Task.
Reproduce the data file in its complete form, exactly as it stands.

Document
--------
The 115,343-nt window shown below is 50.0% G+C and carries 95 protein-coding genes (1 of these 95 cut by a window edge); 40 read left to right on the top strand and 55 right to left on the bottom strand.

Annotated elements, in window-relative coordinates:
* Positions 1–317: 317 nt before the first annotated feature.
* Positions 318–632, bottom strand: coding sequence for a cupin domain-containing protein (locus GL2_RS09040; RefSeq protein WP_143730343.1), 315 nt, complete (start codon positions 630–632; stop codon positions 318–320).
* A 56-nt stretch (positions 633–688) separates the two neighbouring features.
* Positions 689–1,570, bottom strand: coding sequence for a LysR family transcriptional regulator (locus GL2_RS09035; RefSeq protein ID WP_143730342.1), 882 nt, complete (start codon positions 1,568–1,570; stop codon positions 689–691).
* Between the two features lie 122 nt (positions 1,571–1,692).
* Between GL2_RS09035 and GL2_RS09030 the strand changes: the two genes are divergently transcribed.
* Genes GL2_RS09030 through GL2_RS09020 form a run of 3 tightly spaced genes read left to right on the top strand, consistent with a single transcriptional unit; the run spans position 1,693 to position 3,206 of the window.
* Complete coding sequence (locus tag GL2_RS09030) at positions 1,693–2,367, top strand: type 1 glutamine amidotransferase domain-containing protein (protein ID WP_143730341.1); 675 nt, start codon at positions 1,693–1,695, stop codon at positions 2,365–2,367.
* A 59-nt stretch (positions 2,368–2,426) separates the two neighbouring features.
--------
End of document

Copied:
The 115,343-nt window shown below is 50.0% G+C and carries 95 protein-coding genes (1 of these 95 cut by a window edge); 40 read left to right on the top strand and 55 right to left on the bottom strand.

Annotated elements, in window-relative coordinates:
* Positions 1–317: 317 nt before the first annotated feature.
* Positions 318–632, bottom strand: coding sequence for a cupin domain-containing protein (locus GL2_RS09040; RefSeq protein WP_143730343.1), 315 nt, complete (start codon positions 630–632; stop codon positions 318–320).
* A 56-nt stretch (positions 633–688) separates the two neighbouring features.
* Positions 689–1,570, bottom strand: coding sequence for a LysR family transcriptional regulator (locus GL2_RS09035; RefSeq protein ID WP_143730342.1), 882 nt, complete (start codon positions 1,568–1,570; stop codon positions 689–691).
* Between the two features lie 122 nt (positions 1,571–1,692).
* Between GL2_RS09035 and GL2_RS09030 the strand changes: the two genes are divergently transcribed.
* Genes GL2_RS09030 through GL2_RS09020 form a run of 3 tightly spaced genes read left to right on the top strand, consistent with a single transcriptional unit; the run spans position 1,693 to position 3,206 of the window.
* Complete coding sequence (locus tag GL2_RS09030) at positions 1,693–2,367, top strand: type 1 glutamine amidotransferase domain-containing protein (protein ID WP_143730341.1); 675 nt, start codon at positions 1,693–1,695, stop codon at positions 2,365–2,367.
* A 59-nt stretch (positions 2,368–2,426) separates the two neighbouring features.